Finally, retail tech firm Eagle Eye has posted strong revenue and profit growth for its year to 30 June.
It posted revenue growth of 36% to £43.1m and underlying organic revenue growth of 29%, excluding the contribution from Untie Nots.
Adjusted EBITDA was up 36% to £8.8m and profit after taxation increased by 114% to £1.2m.
The group continues to benefit from high levels of recurring revenue, providing a strong basis for continued positive performance, with growth in recurring revenues of 40% to over £33m.
The year saw the continued expansion of the customer base, adding Morrisons in the UK, Canadian department store Hudson’s Bay, Ikea in Taiwan, and expansions with Asda in the UK and Woolworths Group in Australia.
It also posted significant international revenue expansion, driven by the US (up 129%) and APAC (up 56%), including first customer in Singapore.
CEO Tim Mason said: “Eagle Eye’s outstanding performance in FY23 demonstrates we have the right strategy, offering and team in place to support our continued strong growth as an increasingly international business.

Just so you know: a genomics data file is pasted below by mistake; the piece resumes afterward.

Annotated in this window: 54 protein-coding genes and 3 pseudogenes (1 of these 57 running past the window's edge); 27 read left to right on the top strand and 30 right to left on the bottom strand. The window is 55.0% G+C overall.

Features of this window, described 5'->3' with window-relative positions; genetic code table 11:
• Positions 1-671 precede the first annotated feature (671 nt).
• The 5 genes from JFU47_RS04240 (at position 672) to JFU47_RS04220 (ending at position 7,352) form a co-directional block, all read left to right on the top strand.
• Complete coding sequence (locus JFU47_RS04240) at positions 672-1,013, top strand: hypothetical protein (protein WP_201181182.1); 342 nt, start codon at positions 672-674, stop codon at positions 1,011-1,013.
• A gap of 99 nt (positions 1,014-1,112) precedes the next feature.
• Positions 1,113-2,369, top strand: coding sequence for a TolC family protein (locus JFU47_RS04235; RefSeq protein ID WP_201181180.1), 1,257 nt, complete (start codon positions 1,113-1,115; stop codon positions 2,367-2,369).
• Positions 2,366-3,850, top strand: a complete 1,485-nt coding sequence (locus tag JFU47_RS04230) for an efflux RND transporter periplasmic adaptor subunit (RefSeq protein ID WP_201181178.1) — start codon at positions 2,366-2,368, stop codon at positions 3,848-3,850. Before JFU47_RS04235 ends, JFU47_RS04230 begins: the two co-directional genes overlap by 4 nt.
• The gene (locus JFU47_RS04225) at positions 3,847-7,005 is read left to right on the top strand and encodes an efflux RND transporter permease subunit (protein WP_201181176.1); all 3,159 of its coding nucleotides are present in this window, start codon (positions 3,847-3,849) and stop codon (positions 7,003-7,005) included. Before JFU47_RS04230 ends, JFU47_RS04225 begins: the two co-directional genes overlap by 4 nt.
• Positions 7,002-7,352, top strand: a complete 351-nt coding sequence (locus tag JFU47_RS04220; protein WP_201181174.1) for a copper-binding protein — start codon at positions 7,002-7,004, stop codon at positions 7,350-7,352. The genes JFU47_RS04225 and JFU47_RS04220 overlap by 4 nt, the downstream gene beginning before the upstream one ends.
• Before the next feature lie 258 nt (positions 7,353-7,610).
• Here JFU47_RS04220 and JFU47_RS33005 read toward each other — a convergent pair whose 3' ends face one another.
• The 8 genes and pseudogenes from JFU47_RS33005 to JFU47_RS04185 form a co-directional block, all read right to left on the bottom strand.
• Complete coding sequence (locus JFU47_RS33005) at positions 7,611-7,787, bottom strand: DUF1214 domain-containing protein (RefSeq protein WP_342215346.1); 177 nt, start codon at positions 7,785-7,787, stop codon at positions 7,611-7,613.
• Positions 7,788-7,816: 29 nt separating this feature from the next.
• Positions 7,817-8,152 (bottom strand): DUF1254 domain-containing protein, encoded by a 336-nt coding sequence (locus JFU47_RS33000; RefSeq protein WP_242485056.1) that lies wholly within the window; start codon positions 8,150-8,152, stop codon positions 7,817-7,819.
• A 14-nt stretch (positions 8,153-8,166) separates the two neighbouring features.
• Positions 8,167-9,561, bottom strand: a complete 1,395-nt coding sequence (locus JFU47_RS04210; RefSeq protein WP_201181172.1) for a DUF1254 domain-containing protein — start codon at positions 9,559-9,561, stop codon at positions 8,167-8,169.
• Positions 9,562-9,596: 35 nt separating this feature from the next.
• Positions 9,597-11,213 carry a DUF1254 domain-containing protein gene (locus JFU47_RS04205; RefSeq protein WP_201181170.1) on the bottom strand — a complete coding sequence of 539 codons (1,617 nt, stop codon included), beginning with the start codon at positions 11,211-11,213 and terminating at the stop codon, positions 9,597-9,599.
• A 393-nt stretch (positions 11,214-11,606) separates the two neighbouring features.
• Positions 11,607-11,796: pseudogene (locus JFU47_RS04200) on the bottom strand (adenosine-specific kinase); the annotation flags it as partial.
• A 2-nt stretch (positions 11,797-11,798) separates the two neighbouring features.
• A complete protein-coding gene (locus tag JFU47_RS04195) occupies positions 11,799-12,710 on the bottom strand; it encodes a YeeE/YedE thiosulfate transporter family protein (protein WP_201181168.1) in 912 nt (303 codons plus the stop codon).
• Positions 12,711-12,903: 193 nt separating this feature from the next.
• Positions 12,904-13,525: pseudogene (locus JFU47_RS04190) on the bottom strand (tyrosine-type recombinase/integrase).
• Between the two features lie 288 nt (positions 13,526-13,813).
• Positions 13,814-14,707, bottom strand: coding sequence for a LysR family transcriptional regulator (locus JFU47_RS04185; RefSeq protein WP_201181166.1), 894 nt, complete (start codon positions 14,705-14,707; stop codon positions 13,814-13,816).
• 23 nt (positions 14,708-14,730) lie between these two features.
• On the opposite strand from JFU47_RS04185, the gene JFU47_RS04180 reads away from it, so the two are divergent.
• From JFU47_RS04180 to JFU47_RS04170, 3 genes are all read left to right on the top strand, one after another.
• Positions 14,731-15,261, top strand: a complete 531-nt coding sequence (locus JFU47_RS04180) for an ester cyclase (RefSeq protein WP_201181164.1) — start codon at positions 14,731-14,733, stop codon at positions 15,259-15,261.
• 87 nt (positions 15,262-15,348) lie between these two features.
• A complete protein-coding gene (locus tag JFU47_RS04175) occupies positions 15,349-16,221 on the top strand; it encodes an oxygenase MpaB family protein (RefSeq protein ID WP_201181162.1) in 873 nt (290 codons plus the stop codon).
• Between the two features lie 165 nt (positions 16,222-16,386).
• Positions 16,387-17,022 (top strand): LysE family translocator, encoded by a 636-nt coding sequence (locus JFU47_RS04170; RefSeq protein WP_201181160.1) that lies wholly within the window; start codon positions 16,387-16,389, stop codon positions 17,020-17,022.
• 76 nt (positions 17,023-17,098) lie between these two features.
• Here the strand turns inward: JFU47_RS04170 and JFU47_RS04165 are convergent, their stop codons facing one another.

“In the current difficult economic environment, retailers are turning more and more to data-driven, personalised promotions and rewards as one of the most effective ways to drive increased trade and retain customer loyalty. Eagle Eye’s central position as the technology that enables the execution of these programmes means we are becoming increasingly relevant, providing further growth opportunities.
“We have entered FY24 in a strong position with considerable momentum across the group. We are particularly excited by the opportunity for EagleAI, our new AI offering launching in 2024, building on the capabilities brought into the group with the acquisition of Untie Nots.
“The quality of our team, offering and business model, alongside an expanding market opportunity, provide us with confidence in the continued success and significant long-term growth potential of Eagle Eye.”
On the markets this morning, the FTSE 100 is up 0.3% to 7,675.3pts.
Fallers include Naked Wines, down 7.3% to 64.9p, McBride, down 2.8% to 42.9p and Kerry Group, down 1.8% to €81.40.
Yesterday in the City
The FTSE 100 opened the week falling 0.8% to 7,652.9pts.
McBride was up 8.6% to 44.1p ahead of its annual results this morning.
Other risers included Glanbia, up 5.1% to €15.88, Hotel Chocolat, up 4.7% to 121.5p, Ocado, up 3.1% to 787p, Kerry Group, up 2.1% to €82.88 and Naked Wines, up 1.5% to 70p.
Fallers included Greggs, down 4.7% to 2,422p, WH Smith, down 4.4% to 1,344p, Greencore, down 2.7% to 76.9p, Pets at Home, down 2.6% to 339.2p, SSP Group, down 2.4% to 238.6p and Fever-Tree, down 2.3% to 1,259p.